These 229, they feel like a block, like a building block, or a patch. I'm going to concentrate on making a bunch of patches, and when there are enough of them I will sew them all together. I'm not going to make any daft quilt analogies, but it is true that I have always admired quilts. I once tried to make one: I thought it would be easy but even finding the right fabric was hard, I guess because I grew up with quilts and they were already soft and worn, but fabric doesn't start off that way. That was disappointing. I did eventually find some suitable material, it still wasn't the right kind and when I started to cut the squares, the fabric started to unravel and it was hard to cut the squares straight. The entire process seemed to confirm everything I knew about myself and sewing, even though I really wanted to do it and I could see the result in my mind's eye: but I was crap at sewing and have no patience for it. I still am crap at sewing and have no patience for it.
One day perhaps, one day -- when I have a pair of green wellies and a dog and a goat, when I live in the country near an estuary -- perhaps I will try again.
Now I'm in bed, and made a cup of tea as the minibar wine is outrageously expensive. It is very quiet. I can't say that I have warmed to the charms of Cologne. Frankly I can't see anything so charming. Today I talked with the man who came to turn down our beds. The girls and I were lounging about and he knocked on the door so I let him in to do it. He was asking where we were from and all that and we gave our usual schizophrenic answer, about being from Belgium but really from the US and etc etc. Well, he was from Afghanistan, 11 years ago. Said that he lost 2 brothers and his family said "that's it then." They got out. They had spent a lot, his family, on his education, but when his brothers were killed they got the hell out. Now they're scattered all over Europe and one sister in the US. Only his mother and oldest brother are still at home. I forgot what he said he studied, all I remember is the expense... And something about languages, being close to India. And now here he is, a middle-aged man, turning down beds in a big hotel and maybe lucky to be able to do it. It doesn't seem right somehow. I wish I'd asked him what he'd studied.
04 March 2009
However (much like making cookies), writing poems makes me happy so, well, I always come back to it.
But then I got a bit stuck and felt like I was getting nowhere. I needed a shake-up but with 2 kids and no trust fund, the options are not enormous. I sulked about this for a while.... Questioned my own self-worth.... Despaired of any number of things. And then I remembered: exercises!
I've had good luck in the past doing writing exercises.... two published poems, in fact. One of them via the Guardian poetry workshop... Which I hadn't looked at lately...
And off I went. Now I have been happily immersed in several exercises, involving among other things, Leonard Cohen, Pablo Neruda, letters, elegies, and nature walks. I printed the instruction bits off the internet and took them with me on the bus. (Writing even just one or two lines on any given bus ride is very satisfying.) I think (thank god) I will have something edible to read for the soirée, and also a nice thematic point: that they are all exercises.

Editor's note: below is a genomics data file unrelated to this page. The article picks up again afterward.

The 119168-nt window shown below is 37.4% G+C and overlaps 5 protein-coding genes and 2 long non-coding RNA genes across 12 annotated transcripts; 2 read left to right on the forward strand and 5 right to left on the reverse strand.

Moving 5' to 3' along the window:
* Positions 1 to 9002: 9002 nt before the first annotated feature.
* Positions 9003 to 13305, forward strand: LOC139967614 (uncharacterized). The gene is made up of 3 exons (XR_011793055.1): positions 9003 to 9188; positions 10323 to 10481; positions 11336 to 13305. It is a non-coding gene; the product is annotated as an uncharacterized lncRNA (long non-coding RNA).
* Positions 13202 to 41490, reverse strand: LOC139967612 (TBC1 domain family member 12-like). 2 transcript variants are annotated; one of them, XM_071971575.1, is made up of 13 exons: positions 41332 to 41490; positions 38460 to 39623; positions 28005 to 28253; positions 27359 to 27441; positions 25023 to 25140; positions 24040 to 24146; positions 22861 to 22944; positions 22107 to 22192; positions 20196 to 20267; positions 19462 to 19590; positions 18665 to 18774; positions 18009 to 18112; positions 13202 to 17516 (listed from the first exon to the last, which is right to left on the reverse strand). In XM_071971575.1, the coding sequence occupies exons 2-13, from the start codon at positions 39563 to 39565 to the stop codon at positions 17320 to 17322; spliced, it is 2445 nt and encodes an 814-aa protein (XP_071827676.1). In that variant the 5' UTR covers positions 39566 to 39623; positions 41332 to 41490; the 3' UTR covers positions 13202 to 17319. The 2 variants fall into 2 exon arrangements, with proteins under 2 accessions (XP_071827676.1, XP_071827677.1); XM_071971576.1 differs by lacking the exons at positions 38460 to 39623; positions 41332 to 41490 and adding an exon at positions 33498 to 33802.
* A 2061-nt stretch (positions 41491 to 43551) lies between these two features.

Finally, if you've a mind to it, check out the very good exercise by Kate Clanchy using Leonard Cohen's Famous Blue Raincoat. I will consider "showing you mine if you show me yours"....
20 April 2008
This poem came out of the excellent poetry workshop I attended last Friday evening, run by poet Anna Woodford from Newcastle. The workshop was given through the Open Univeristy here in Brussels; Anna is a Creative Writing tutor. My colleague Julitta made me go with her, and I am very pleased that I did.
You don’t like sweets. Grandpa
always gives you sweets.
You tell him no thanks,
you tell him not to,
but he thinks you’re some weird kid because of that
and then you feel guilty, he’s your grandpa,
an old guy on his last legs
so why don’t you just take the sweet?
Good girl, that’s a good girl,
The sweet is warm from his pocket, the wrapper
like cellphane tulle. You untwist it, certain
your mother can hear it
all the way
where from wherever she is,
so you finish it quick like she does when she pulls off your bandaids –
one quick rip;
and pop the sweet into your mouth, nodding
“fank you, grandpa…”
The sweet is thick, it’s an old man’s sweet,
bland and a little soft,
but one good thing you discover is that
you can chew it; you won’t have to suck it for ages
and then spit it out,
which you normally have to do when grandpa’s not looking.
The problem with chewing however is that you're stuck,
your mouth's really full,
and you hear your mother, already, saying,
“What have you got in that mouth?
You’ll ruin your teeth, yong lady,
if you keep this up.
And where are you getting this candy from anyway, missy?”
“Gramfa,” you say, your mouth still quite full,
too full to properly speak;
you don’t mean to get gramps in trouble –
not any more trouble, at least,
but too late, she stomps off, and
you think, this is it,
now you've done it,
this is the real thing,
and you tentatively cover your ears with your hands,
but then, nothing happens.
And when nothing keeps on happening, for a while,
you sneak down the hall and the kitchen stairs
and then you see her – your mother,
not with grandpa like you thought but quite alone
with her back to the house,
smoking a cigarette.
She sits in the swing you disdain,
claim you’re too big for.
She's pushing herself around
by the ball of one foot.
You know because you’ve done that before, just like that.
And you don’t know what to do now,
you’re stuck with the taste of the sweet,
but you're pretty sure
that you shouldn't disturb your mother;
so you watch as the smoke from the cigarette
curls itself, silently, upward.